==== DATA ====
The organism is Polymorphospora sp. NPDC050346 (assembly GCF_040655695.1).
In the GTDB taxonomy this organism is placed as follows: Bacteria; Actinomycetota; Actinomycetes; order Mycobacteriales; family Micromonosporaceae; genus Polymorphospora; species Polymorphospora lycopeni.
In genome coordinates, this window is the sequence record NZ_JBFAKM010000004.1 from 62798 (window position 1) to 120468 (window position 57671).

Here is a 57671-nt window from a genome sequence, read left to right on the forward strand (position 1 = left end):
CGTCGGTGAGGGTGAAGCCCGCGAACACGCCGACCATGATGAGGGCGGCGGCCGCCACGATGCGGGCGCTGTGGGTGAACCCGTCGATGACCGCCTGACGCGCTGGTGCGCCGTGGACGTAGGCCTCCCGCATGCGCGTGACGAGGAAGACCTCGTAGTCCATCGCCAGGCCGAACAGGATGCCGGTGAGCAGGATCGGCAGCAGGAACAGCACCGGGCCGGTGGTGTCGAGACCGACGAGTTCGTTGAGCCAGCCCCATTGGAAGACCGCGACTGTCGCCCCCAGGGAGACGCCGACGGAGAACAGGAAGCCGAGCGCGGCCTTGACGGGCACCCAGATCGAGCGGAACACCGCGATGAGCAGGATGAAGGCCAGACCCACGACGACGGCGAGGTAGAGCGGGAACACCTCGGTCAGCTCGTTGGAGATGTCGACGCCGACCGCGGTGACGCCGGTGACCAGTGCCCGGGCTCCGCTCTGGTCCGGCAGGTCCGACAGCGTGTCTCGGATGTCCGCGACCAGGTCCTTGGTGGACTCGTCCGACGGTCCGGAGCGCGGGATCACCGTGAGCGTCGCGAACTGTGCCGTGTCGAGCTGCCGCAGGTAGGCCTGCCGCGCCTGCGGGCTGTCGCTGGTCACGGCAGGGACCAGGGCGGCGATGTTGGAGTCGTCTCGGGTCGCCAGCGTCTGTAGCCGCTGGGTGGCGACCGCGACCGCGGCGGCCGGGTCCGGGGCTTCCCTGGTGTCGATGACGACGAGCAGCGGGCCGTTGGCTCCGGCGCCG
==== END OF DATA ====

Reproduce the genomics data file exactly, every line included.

The organism is Polymorphospora sp. NPDC050346 (assembly GCF_040655695.1).
In the GTDB taxonomy this organism is placed as follows: Bacteria; Actinomycetota; Actinomycetes; order Mycobacteriales; family Micromonosporaceae; genus Polymorphospora; species Polymorphospora lycopeni.
In genome coordinates, this window is the sequence record NZ_JBFAKM010000004.1 from 62798 (window position 1) to 120468 (window position 57671).

Here is a 57671-nt window from a genome sequence, read left to right on the forward strand (position 1 = left end):
CGTCGGTGAGGGTGAAGCCCGCGAACACGCCGACCATGATGAGGGCGGCGGCCGCCACGATGCGGGCGCTGTGGGTGAACCCGTCGATGACCGCCTGACGCGCTGGTGCGCCGTGGACGTAGGCCTCCCGCATGCGCGTGACGAGGAAGACCTCGTAGTCCATCGCCAGGCCGAACAGGATGCCGGTGAGCAGGATCGGCAGCAGGAACAGCACCGGGCCGGTGGTGTCGAGACCGACGAGTTCGTTGAGCCAGCCCCATTGGAAGACCGCGACTGTCGCCCCCAGGGAGACGCCGACGGAGAACAGGAAGCCGAGCGCGGCCTTGACGGGCACCCAGATCGAGCGGAACACCGCGATGAGCAGGATGAAGGCCAGACCCACGACGACGGCGAGGTAGAGCGGGAACACCTCGGTCAGCTCGTTGGAGATGTCGACGCCGACCGCGGTGACGCCGGTGACCAGTGCCCGGGCTCCGCTCTGGTCCGGCAGGTCCGACAGCGTGTCTCGGATGTCCGCGACCAGGTCCTTGGTGGACTCGTCCGACGGTCCGGAGCGCGGGATCACCGTGAGCGTCGCGAACTGTGCCGTGTCGAGCTGCCGCAGGTAGGCCTGCCGCGCCTGCGGGCTGTCGCTGGTCACGGCAGGGACCAGGGCGGCGATGTTGGAGTCGTCTCGGGTCGCCAGCGTCTGTAGCCGCTGGGTGGCGACCGCGACCGCGGCGGCCGGGTCCGGGGCTTCCCTGGTGTCGATGACGACGAGCAGCGGGCCGTTGGCTCCGGCGCCG